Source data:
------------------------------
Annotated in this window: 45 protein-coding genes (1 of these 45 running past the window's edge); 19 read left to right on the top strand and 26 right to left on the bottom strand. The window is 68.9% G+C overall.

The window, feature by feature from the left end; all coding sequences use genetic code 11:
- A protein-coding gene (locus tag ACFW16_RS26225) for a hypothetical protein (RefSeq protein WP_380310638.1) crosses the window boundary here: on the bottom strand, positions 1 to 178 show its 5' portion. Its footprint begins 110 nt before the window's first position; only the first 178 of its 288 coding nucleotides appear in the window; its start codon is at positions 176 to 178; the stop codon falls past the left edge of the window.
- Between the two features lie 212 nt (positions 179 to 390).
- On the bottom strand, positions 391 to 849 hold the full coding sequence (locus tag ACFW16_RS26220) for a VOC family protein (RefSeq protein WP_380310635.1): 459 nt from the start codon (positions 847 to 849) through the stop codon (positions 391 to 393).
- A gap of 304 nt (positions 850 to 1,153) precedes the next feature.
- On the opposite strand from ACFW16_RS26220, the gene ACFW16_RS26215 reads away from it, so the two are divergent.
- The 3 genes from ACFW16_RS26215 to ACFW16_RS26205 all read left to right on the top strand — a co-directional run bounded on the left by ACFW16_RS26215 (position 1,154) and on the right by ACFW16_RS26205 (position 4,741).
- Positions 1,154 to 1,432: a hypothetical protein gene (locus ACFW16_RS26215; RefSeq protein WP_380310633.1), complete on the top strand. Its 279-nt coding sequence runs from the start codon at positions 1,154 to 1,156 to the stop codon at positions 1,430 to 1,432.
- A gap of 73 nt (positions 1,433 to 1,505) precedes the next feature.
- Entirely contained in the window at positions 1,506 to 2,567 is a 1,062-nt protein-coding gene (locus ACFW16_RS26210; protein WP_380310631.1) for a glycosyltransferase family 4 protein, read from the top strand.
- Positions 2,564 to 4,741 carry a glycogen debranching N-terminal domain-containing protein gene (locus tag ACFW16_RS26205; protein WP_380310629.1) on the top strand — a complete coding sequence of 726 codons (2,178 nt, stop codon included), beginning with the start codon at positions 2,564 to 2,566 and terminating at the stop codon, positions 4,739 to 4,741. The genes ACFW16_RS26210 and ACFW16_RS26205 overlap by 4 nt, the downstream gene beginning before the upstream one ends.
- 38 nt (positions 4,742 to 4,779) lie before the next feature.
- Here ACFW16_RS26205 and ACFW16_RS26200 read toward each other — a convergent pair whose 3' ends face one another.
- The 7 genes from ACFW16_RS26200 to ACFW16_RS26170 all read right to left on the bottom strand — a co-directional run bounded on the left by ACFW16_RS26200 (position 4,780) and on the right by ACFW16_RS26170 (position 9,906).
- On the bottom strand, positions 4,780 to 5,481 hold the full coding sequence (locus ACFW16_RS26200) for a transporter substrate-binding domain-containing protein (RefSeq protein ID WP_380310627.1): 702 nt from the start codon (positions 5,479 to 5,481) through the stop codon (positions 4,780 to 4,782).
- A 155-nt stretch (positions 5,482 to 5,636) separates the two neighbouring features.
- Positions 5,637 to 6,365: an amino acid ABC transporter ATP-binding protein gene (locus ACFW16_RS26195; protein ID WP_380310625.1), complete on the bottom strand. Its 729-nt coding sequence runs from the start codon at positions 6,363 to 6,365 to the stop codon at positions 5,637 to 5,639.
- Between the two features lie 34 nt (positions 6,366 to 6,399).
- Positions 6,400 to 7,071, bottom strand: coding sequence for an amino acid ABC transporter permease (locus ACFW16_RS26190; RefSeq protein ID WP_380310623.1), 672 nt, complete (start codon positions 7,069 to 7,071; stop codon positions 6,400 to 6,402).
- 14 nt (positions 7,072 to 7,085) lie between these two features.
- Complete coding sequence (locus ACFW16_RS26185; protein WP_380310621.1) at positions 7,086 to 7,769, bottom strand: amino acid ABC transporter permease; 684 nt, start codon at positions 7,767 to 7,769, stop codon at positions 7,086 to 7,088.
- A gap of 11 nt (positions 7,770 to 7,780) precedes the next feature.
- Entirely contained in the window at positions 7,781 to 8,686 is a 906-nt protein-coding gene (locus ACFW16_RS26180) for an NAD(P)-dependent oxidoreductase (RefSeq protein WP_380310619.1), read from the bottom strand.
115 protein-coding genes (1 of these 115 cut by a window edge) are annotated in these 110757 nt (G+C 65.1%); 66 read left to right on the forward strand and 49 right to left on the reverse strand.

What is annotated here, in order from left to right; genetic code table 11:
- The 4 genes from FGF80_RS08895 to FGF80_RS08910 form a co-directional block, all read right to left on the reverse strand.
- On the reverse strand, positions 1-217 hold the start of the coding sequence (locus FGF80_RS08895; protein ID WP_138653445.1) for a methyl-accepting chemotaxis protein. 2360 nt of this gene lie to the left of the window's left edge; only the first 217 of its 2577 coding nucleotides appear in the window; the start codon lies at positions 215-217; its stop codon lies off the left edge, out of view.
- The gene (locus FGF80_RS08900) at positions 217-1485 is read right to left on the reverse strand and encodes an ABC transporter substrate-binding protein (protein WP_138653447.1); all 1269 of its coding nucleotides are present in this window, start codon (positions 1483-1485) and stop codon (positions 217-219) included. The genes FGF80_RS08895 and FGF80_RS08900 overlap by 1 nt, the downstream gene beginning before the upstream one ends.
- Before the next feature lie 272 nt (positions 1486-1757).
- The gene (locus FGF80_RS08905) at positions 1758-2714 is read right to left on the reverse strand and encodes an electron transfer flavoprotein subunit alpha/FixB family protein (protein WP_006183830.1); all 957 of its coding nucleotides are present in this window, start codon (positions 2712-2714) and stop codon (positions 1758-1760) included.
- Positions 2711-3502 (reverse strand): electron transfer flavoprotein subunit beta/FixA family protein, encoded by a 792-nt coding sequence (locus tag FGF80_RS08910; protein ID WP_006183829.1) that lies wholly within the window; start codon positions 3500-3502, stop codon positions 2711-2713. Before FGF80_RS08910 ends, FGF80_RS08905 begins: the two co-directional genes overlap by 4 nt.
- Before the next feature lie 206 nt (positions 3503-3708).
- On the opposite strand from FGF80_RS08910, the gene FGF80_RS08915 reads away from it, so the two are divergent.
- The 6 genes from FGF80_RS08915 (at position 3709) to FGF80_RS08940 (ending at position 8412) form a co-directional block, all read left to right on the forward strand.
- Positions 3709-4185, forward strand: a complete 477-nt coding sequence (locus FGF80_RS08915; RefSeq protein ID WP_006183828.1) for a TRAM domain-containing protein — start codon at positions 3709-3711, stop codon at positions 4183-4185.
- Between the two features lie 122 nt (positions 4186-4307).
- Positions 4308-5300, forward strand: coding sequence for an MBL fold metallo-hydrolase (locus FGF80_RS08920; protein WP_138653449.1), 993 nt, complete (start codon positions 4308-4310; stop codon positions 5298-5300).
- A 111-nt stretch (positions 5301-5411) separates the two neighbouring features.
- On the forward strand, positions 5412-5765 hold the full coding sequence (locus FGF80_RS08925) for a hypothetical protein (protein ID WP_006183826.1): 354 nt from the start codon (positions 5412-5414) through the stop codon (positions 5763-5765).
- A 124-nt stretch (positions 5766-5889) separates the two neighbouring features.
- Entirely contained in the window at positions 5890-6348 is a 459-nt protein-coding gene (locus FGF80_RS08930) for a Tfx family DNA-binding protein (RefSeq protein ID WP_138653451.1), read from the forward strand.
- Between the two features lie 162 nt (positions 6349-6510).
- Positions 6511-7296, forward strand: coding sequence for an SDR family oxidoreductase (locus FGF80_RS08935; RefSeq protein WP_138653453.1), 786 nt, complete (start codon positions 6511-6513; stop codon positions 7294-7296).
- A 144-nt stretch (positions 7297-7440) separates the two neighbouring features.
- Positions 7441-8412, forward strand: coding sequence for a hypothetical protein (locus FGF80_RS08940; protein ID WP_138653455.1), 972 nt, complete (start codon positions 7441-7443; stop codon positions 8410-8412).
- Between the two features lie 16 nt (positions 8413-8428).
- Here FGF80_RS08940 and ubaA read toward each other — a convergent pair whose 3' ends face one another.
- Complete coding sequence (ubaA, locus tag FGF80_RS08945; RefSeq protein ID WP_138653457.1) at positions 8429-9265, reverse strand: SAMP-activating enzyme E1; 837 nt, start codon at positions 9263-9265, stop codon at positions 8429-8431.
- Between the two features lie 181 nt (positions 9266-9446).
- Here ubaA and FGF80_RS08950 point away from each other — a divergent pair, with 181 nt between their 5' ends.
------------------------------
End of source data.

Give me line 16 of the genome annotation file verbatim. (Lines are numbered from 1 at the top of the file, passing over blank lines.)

- On the bottom strand, positions 4,780 to 5,481 hold the full coding sequence (locus ACFW16_RS26200) for a transporter substrate-binding domain-containing protein (RefSeq protein ID WP_380310627.1): 702 nt from the start codon (positions 5,479 to 5,481) through the stop codon (positions 4,780 to 4,782).